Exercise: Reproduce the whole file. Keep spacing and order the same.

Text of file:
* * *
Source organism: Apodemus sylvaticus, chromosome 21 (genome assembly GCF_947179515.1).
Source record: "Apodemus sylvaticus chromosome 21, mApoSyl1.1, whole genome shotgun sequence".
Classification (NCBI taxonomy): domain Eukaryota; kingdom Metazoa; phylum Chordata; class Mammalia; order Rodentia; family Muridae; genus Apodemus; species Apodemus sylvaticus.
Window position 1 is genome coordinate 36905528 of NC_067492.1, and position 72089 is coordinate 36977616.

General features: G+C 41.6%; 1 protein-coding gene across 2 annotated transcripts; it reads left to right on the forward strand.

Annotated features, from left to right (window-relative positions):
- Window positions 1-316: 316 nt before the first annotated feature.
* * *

Source organism: Apodemus sylvaticus, chromosome 21 (genome assembly GCF_947179515.1).
Source record: "Apodemus sylvaticus chromosome 21, mApoSyl1.1, whole genome shotgun sequence".
Classification (NCBI taxonomy): domain Eukaryota; kingdom Metazoa; phylum Chordata; class Mammalia; order Rodentia; family Muridae; genus Apodemus; species Apodemus sylvaticus.
Window position 1 is genome coordinate 36905528 of NC_067492.1, and position 72089 is coordinate 36977616.

General features: G+C 41.6%; 1 protein-coding gene across 2 annotated transcripts; it reads left to right on the forward strand.

Annotated features, from left to right (window-relative positions):
- Window positions 1-316: 316 nt before the first annotated feature.